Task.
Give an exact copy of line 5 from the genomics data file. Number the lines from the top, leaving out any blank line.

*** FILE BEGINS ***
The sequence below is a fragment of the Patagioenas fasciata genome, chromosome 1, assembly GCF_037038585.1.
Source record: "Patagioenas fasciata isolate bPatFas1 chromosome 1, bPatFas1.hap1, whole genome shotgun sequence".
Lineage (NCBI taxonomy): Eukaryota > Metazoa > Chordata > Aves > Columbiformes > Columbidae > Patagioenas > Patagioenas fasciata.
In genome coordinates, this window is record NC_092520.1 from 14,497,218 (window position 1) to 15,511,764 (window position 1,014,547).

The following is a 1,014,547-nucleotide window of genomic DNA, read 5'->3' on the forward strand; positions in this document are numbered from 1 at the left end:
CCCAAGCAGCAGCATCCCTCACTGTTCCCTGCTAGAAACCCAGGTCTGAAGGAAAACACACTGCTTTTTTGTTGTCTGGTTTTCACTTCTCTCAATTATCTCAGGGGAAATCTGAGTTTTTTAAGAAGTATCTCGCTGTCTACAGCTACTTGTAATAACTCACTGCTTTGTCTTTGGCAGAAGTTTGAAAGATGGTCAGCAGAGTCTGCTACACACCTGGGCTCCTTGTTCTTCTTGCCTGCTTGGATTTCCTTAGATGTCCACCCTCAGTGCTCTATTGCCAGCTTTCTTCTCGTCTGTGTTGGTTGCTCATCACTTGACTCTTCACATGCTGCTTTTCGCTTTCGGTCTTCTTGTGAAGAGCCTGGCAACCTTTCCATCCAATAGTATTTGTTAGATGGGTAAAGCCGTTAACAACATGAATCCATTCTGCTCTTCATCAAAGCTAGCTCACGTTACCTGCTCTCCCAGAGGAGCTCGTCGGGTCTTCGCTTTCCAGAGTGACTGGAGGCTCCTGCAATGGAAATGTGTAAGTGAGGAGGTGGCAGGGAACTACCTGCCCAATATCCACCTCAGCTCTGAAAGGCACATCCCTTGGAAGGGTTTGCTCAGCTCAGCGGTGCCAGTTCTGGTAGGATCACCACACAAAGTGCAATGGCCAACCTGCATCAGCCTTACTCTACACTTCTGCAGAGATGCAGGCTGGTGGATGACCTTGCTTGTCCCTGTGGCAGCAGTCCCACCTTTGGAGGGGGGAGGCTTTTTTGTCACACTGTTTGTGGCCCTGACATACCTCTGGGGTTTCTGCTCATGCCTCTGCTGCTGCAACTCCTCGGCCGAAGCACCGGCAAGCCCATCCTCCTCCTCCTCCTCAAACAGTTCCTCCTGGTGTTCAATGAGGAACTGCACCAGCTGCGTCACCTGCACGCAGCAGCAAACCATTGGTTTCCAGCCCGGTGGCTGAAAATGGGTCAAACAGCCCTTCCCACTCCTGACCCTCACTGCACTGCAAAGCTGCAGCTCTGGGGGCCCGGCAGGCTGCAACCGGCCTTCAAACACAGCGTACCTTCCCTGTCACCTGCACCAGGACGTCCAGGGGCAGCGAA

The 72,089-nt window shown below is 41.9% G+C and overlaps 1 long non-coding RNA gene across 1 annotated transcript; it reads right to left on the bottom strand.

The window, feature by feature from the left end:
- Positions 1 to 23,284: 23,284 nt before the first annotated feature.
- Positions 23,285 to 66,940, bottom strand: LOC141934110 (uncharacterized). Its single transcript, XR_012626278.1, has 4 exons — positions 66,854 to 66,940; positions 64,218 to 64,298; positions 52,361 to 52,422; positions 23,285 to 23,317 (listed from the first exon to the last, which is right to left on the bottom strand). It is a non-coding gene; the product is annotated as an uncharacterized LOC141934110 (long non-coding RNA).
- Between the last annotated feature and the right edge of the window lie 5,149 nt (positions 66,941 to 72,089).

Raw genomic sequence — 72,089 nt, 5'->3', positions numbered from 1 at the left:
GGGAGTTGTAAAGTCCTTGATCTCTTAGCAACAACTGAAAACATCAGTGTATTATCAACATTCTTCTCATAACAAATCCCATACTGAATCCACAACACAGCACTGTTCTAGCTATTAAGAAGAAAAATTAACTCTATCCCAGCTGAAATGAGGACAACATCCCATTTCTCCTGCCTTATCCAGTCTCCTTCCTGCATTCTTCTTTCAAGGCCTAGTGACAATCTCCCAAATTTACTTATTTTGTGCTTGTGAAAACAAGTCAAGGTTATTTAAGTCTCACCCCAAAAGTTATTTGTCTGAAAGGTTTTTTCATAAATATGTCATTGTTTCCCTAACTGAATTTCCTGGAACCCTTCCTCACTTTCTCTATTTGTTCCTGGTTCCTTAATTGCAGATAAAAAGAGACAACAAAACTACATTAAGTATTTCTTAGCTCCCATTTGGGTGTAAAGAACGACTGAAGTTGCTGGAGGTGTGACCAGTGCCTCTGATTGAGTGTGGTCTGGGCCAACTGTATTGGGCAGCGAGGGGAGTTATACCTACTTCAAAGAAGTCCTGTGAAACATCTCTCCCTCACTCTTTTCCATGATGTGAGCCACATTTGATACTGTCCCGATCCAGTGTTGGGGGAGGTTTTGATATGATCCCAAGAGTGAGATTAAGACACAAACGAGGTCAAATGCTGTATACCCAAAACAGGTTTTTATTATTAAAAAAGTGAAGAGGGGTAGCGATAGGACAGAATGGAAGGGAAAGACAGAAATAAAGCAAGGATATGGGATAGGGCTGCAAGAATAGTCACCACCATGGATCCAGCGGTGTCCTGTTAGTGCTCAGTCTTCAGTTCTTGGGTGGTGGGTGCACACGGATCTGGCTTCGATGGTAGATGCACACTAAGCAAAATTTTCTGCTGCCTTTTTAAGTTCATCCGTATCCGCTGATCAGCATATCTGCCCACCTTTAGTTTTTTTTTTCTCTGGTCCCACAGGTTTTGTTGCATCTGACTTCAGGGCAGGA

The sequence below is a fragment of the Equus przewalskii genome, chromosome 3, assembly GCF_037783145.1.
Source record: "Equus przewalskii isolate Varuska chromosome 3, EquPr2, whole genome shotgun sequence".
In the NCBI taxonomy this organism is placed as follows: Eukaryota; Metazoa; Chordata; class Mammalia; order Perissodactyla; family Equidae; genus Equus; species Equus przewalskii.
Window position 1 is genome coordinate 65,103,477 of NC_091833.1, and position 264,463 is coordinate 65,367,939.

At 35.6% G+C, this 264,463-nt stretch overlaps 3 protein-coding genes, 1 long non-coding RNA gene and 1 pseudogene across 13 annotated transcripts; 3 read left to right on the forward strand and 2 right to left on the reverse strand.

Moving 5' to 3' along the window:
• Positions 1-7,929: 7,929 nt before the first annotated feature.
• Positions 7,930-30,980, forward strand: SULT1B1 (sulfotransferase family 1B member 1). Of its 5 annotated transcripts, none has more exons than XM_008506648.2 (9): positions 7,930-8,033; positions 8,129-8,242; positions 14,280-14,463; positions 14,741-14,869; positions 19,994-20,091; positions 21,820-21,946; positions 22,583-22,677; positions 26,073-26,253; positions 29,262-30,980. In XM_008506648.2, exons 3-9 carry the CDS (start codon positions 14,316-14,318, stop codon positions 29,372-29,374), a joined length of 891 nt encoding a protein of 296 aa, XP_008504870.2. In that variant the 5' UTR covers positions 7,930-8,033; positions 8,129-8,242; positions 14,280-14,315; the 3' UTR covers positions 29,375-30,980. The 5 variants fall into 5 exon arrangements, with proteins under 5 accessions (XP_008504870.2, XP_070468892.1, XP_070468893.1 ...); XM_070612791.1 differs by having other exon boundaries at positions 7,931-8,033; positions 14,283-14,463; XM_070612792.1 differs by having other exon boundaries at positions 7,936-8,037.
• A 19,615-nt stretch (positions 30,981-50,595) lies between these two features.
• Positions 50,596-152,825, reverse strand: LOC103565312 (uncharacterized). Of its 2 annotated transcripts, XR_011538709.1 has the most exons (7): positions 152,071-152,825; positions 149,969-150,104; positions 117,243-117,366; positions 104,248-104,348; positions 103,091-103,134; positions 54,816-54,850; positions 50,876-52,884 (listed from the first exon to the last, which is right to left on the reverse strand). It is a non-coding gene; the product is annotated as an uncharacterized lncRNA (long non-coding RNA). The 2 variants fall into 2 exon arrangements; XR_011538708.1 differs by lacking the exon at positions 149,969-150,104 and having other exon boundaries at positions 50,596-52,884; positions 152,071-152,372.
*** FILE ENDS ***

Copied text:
The following is a 1,014,547-nucleotide window of genomic DNA, read 5'->3' on the forward strand; positions in this document are numbered from 1 at the left end: